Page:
The gallery may have been confused by Eareckson’s testimony but the lead investigator certainly wasn’t. CDR Kevin Carroll has been a qualified marine inspector for the Coast Guard since 1996 and was certainly asking the questions to get them on the record, not because he was confused about tonnage certificates. After Eareckson, the Coast Guard called Mr. Joe Jakomovicz – the yard manager at the Boothbay Harbor Shipyard facility for over 30 years prior to Todd Kosakowski. Now retired, Jakomovicz had been involved with Bounty repairs over a 20 year period and knew the vessel well. But it was his answer about his qualifications that impressed me the most.
Carroll: “Can you give us a few details on professional background; your certifications?”
Jakomovicz: “I don’t have any certifications.”
Carroll: “Did you attend any schools?”
Jakomovicz: “No – well I have a degree from forty years ago, but it’s got nothing to do with boats.”
Jakomovicz was clearly an expert on wood hull construction and repair, but he learned it the way most shipwrights did: “the old guys taught the young guys and you just learned that way.” He knew what he knew because he had been doing it for forty years and he was truly an expert. He wasn’t a man with short answers, and every explanation came with an example in the form of a sea story and then another answer to something Carroll didn’t ask, but nobody cared. His descriptions of the art and nuance of wood hull repairs and the effects of climate on hulls and why wood rots were insightful and enthralling. The tall ship sailors in the room were taking notes.
The veteran shipwright said that in his opinion, the things that had caused Kosikowski so much concern didn’t worry him so much. “I’ve seen worse,” he said. But it seemed like a shoulder shrug kind of guess that the ship would be all right based on the number of worse-off boats he had seen. And then another sea story, and then, “But you have to remember Bounty was a fifty year old boat!” When discussing the hogging in Bounty’s keel (the droop fore and aft after years in the water), Jakomovicz said, “The key thing here is that it’s a 50 year old boat. You have to realize that that’s tired.”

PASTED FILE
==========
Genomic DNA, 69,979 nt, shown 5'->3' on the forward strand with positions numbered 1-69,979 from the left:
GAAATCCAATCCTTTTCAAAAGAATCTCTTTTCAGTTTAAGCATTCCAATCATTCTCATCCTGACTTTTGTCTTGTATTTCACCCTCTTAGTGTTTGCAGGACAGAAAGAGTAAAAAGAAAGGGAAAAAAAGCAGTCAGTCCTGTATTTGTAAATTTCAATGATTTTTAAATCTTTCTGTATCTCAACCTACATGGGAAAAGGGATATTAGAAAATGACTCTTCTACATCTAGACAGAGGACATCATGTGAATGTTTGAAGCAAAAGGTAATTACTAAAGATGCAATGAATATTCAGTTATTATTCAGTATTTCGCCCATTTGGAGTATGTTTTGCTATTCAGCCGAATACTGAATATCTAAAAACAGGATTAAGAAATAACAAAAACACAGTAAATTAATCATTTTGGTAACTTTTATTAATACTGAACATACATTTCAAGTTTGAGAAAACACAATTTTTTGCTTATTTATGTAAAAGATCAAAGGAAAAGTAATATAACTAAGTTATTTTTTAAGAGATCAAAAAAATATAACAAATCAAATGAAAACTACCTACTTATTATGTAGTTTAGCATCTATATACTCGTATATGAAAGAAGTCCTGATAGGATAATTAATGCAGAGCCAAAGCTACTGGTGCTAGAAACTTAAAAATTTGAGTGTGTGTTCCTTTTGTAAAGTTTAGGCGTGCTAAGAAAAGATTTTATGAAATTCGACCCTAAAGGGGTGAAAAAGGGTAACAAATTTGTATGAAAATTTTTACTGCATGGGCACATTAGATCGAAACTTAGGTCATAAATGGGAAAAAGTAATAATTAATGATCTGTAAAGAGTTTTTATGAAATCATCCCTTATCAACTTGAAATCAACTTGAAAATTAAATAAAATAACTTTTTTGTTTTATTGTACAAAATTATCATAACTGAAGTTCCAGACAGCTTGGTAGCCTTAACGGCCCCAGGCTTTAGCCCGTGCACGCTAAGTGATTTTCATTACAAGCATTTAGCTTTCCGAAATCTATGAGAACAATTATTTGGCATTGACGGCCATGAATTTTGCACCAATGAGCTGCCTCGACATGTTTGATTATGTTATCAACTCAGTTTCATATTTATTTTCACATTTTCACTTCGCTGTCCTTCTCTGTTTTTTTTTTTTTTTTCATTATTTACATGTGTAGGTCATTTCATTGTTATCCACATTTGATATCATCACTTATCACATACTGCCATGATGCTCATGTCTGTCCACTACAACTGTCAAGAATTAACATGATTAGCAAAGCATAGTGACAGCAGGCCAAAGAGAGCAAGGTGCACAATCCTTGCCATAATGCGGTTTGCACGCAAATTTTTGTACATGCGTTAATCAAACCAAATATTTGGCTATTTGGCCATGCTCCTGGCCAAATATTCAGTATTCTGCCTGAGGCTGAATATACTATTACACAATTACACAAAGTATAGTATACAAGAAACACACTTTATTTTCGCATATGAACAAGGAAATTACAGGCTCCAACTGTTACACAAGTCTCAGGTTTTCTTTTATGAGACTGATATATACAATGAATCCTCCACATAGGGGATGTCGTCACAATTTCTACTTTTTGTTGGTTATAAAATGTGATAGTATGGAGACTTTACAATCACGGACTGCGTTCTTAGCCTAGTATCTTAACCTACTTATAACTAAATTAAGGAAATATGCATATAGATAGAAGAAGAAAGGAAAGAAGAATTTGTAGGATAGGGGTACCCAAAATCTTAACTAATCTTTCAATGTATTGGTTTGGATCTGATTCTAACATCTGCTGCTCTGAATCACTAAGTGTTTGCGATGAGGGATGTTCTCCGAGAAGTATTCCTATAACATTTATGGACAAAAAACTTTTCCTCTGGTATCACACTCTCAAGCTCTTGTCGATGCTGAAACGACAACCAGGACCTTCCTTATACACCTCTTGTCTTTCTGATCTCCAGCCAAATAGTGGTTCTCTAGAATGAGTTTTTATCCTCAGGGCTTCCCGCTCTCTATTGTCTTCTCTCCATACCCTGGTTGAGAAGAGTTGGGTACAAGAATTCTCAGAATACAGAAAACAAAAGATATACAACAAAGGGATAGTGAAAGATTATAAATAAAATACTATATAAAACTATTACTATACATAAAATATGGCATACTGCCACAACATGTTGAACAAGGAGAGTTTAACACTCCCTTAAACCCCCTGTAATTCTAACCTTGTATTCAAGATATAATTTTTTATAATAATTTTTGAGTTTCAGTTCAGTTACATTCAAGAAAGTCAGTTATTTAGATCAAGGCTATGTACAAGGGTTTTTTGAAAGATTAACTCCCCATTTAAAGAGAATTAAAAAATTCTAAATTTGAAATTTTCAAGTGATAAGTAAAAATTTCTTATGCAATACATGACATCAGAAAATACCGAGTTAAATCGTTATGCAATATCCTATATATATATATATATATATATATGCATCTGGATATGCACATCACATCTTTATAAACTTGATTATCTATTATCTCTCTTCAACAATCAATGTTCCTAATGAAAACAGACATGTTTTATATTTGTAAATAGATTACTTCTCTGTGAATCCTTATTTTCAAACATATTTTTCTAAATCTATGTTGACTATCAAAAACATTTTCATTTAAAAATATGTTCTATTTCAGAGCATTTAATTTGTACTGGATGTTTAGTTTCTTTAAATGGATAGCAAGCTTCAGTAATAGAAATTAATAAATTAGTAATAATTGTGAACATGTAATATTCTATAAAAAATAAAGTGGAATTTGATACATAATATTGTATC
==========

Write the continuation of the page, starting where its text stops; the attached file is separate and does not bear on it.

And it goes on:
Jakomovicz: “When you have a hog in the keel, that boat’s tired. When the backbone is tired and you take that boat in the seaway, that boat’s gonna work, and when it works, it’s gonna leak.” (“Work” refers to the movement of the timbers under strain.)
Carrol: “And you felt comfortable that Bounty was going to make the trip?”
Jakomovicz: “Oh, I had no idea it was going to go into a hurricane!”
But, Jakomovicz’s expertise was actually another indication of the complexity in the search for evidence. There aren’t “certifications” for the artwork that wooden hull construction is, and as Bounty is not a commercial vessel, the rare standards for wood-hull construction and repair that the Coast Guard (and ABS) have did not apply. The design of alterations and repair work to Bounty were unregulated best guesses by men like Jakomovicz, and Kosakowski, and even Captain Walbridge. Were the repairs to Bounty good or bad? If you are looking for a standard, you weren’t going to find it in any book – not a book that applied to an unregulated recreational vessel like Bounty.
Insurance and Intrigue
The final witness of the day was David Wyman, the man who surveyed Bounty for the owner to satisfy the insurance underwriter. Wyman was not only a veteran sail captain, but also a naval architect and an accredited marine surveyor with decades of experience. He had even started his career in maritime as a Coast Guard inspector. Surely, he would provide solid answers and insight.
Carroll: “Mr. Wyman, please detail your history and interaction with the vessel Bounty.”
Wyman: “I did a survey on her after Mr. Hansen had just bought her in 2001. During that shipyard period and subsequent yard periods I did design on some of the vessel rebuilds.”
Carroll: “Survey in what capacity; for the insurance?”